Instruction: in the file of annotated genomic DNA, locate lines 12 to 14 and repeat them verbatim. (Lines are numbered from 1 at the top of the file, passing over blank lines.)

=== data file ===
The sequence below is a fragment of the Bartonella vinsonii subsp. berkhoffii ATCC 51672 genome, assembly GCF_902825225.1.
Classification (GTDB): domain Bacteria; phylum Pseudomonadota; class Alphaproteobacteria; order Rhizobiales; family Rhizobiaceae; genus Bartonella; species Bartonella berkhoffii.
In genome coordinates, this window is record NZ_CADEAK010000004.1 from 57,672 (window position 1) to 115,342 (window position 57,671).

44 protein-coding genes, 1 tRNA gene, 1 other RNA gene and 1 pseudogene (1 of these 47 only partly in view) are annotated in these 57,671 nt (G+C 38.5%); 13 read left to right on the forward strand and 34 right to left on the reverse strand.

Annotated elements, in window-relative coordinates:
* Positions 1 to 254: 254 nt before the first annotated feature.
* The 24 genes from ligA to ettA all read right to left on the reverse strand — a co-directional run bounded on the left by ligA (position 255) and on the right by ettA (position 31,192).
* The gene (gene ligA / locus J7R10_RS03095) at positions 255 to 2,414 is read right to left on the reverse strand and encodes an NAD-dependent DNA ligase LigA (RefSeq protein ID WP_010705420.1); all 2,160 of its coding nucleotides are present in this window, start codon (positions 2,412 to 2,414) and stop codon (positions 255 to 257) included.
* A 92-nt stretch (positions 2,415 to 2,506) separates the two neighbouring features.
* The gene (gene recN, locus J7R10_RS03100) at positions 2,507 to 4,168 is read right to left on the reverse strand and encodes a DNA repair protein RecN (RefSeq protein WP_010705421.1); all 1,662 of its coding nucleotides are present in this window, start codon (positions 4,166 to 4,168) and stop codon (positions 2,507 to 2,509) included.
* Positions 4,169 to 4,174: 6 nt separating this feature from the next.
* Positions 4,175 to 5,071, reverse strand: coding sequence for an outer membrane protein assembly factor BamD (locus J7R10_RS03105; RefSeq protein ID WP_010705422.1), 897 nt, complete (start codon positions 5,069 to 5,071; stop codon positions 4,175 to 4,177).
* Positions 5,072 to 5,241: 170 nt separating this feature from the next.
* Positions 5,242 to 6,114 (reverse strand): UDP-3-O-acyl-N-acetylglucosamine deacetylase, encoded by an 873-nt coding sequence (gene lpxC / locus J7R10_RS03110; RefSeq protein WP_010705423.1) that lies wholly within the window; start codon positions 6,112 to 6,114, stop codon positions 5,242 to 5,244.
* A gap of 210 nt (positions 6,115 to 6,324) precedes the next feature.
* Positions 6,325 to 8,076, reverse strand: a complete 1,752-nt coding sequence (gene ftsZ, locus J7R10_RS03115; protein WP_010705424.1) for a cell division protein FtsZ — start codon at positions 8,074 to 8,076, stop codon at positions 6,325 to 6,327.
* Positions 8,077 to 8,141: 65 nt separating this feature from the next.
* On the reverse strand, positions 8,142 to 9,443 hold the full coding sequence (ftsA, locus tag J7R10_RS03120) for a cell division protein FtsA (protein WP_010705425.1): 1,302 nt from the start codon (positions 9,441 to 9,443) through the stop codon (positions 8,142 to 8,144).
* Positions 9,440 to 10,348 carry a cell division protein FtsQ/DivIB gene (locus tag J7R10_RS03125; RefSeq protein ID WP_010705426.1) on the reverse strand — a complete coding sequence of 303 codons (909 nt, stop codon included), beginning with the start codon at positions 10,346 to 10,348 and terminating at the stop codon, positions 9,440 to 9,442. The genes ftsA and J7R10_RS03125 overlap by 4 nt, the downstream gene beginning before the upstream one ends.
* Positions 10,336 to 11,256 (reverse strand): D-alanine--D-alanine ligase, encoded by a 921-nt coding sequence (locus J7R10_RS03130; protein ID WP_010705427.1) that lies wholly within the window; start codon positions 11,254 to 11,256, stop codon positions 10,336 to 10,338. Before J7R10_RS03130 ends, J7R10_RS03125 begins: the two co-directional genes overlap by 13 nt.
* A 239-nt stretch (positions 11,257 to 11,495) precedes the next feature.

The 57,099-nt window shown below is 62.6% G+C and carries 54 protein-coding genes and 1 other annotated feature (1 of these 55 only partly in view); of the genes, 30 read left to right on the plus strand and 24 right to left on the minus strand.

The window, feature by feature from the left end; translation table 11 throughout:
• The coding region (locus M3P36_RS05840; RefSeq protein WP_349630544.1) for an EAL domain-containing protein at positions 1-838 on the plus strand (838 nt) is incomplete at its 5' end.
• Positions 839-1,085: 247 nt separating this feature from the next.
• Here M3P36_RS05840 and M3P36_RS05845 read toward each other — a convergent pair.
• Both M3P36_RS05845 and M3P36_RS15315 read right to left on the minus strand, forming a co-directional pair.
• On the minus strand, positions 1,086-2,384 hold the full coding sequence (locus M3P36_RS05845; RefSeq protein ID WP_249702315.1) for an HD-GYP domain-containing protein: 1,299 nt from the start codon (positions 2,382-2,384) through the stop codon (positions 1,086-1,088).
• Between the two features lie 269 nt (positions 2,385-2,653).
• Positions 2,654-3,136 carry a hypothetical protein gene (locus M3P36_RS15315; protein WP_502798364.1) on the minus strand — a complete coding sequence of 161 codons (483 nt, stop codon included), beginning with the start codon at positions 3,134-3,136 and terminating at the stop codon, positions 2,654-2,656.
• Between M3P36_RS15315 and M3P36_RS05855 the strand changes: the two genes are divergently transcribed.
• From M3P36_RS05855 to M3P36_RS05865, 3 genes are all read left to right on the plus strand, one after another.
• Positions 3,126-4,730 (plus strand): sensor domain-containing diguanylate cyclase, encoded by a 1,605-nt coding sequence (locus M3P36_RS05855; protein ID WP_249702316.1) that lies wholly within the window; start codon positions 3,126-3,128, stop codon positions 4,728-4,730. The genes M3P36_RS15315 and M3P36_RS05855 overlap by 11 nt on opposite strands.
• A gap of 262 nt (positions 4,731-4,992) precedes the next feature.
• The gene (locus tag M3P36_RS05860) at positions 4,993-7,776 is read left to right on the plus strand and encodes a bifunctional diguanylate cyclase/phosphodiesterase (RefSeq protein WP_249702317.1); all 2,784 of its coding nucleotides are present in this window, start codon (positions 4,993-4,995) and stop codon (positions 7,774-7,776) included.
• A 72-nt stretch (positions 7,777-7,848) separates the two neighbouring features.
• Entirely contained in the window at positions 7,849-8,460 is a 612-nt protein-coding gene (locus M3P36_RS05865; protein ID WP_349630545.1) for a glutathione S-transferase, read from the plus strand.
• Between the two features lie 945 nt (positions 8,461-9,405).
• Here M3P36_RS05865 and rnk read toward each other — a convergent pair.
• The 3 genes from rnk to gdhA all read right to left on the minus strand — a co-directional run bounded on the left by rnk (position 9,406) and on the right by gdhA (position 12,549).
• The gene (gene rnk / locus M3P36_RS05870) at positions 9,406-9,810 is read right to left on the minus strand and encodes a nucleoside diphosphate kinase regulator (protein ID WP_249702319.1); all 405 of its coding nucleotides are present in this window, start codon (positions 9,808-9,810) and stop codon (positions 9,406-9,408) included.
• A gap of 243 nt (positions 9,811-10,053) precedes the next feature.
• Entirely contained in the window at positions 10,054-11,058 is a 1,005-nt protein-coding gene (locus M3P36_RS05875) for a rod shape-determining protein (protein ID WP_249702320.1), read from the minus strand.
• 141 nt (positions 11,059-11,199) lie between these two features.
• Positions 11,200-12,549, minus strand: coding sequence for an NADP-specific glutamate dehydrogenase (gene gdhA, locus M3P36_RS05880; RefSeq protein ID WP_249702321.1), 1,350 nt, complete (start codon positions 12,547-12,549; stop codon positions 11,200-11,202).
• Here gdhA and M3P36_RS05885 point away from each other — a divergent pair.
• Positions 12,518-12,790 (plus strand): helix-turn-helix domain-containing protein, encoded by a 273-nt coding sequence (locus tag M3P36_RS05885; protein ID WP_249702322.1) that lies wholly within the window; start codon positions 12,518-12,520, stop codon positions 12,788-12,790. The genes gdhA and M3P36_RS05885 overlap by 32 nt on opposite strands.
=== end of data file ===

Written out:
* Positions 4,175 to 5,071, reverse strand: coding sequence for an outer membrane protein assembly factor BamD (locus J7R10_RS03105; RefSeq protein ID WP_010705422.1), 897 nt, complete (start codon positions 5,069 to 5,071; stop codon positions 4,175 to 4,177).
* Positions 5,072 to 5,241: 170 nt separating this feature from the next.
* Positions 5,242 to 6,114 (reverse strand): UDP-3-O-acyl-N-acetylglucosamine deacetylase, encoded by an 873-nt coding sequence (gene lpxC / locus J7R10_RS03110; RefSeq protein WP_010705423.1) that lies wholly within the window; start codon positions 6,112 to 6,114, stop codon positions 5,242 to 5,244.